Sunday, September 25, 2022



These paintings are part of a long-term project that sadly, I haven't had much time to work on lately as been working on other things. I think this is a Spur-throated Grasshopper (Melanoplus ponderosus) which are quite common on the areas around the Eastern Shore. They come in a green form (shown here - which I like the most) and also brown and grey/red forms. Apparently they are responsible for quite a lot of crop damage in the US. I was attracted to it by the interesting and somewhat striking pattern of green, yellow and black. Since it was a bright but cold day when I came across this individual, it sat quietly on my hand while I drew it in my sketch book - the cold made it slow and lethargic. I added the colors and finer details later when I got home.

Wooly caterpillars are often seen in late summer through the autumn and occasionally during spring when they come out after over-wintering. They turn into a somewhat drab Isabella Tiger Moth and although I can't remember seeing the adults that often, the caterpillars were sometimes seen everywhere. They were in our garden too feeding on the Clematis but they also feed on other plants including clover where we would find most of them on our walks around the reserve (being careful not to tread on them). The coloring and the amount of black/brown on these caterpillars (which varies) is supposed to be a portent as to the severity of the coming winter.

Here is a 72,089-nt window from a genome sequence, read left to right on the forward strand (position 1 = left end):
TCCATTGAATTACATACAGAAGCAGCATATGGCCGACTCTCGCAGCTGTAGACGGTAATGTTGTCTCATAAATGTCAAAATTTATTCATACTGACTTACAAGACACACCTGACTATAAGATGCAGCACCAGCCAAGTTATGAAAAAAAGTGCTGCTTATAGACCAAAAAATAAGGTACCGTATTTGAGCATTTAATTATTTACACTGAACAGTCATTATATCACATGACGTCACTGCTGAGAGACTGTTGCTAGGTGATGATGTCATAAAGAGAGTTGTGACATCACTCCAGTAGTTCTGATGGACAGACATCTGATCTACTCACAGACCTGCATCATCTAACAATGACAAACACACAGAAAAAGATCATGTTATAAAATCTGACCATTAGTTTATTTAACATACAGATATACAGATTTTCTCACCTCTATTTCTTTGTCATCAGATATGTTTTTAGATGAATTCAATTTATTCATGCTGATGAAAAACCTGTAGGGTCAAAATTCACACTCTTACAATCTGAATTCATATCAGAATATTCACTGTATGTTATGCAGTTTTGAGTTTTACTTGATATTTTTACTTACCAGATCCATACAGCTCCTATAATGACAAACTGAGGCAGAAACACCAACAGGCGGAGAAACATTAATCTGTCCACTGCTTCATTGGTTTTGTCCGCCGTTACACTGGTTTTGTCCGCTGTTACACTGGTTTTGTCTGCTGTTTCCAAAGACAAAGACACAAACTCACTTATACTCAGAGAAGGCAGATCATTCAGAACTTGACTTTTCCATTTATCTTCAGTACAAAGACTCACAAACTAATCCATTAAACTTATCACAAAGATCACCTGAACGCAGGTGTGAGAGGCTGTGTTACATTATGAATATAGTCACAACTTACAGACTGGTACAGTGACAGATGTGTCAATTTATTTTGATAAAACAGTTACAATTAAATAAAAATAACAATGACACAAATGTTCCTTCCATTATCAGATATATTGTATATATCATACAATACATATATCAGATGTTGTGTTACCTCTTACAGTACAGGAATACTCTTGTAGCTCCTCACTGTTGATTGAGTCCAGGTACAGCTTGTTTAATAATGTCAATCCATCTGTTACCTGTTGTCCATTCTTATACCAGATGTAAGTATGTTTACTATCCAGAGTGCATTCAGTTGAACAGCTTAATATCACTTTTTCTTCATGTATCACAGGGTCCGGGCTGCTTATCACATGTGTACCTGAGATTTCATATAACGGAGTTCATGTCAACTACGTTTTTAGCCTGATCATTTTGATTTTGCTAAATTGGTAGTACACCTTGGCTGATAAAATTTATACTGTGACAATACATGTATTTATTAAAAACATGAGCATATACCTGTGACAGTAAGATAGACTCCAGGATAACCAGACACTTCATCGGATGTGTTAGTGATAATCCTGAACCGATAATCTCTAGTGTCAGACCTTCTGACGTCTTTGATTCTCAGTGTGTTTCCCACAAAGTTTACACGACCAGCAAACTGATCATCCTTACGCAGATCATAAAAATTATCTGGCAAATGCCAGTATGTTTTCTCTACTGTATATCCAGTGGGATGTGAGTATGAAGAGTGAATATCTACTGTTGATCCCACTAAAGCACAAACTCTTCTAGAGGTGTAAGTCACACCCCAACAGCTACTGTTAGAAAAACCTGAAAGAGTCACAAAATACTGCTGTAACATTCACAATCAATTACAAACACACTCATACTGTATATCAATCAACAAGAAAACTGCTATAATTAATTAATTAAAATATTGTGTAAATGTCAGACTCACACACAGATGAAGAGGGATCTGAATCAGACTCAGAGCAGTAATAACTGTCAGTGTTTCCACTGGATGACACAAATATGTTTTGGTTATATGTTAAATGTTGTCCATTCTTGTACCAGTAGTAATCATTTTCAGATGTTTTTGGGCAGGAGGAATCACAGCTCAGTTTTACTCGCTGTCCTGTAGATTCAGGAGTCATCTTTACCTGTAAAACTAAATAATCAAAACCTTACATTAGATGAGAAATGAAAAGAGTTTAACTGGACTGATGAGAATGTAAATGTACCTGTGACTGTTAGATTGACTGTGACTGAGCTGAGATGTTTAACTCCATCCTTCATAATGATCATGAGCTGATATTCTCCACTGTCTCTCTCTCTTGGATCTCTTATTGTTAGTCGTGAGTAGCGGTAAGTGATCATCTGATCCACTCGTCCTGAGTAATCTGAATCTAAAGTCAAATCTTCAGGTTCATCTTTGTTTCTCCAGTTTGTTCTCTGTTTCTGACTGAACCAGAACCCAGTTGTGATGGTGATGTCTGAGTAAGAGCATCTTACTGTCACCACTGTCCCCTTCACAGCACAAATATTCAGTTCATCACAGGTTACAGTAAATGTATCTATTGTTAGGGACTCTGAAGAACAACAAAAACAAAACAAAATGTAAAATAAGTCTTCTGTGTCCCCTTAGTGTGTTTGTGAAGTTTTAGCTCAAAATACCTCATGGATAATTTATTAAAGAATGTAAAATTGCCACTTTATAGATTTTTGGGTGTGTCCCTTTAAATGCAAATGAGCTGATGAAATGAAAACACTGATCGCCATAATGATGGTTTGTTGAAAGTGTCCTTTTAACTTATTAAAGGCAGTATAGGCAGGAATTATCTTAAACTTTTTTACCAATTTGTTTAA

I'm not sure of the species of this damselfly but I loved the blue and black markings and the zebra-striping on the thorax! This one was done in gouache on tinted paper. The others done in watercolor, all are around 5 x 8 inches.

Saturday, September 17, 2022



 When I saw this building with its arches, lights and dark windows against the evening sky, I immediately thought of dragons. I'm not quite sure why but the place exuded a certain atmosphere that I haven't felt anywhere else. During the painting, I needed quite a few applications of paint until I got the tone and texture that I wanted as most of the painting is quite dark. Size is 12 x 9 inches, oil on canvas.

Saturday, September 10, 2022



We didn't get a lot of snow last winter but still, there was enough for me to get out and find some interesting scenes that I wanted to paint. Mostly, this painting related to studies done in my sketchbook and as there wasn't that much subject matter to consider with this one, I started working directly on a smaller canvas panel. I laid in the dark strip of water first building up a few layers of paint then started adding the grasses trying to keep a flowing motion running throughout the painting. I needed quite a few goes before I was happy with how the grasses looked, then the smaller details were added. I'll probably do a larger version when I'm back in my proper studio and have more space in which to work. Size of this one is 8 x 10 inches, acrylic on canvas.

Wednesday, August 31, 2022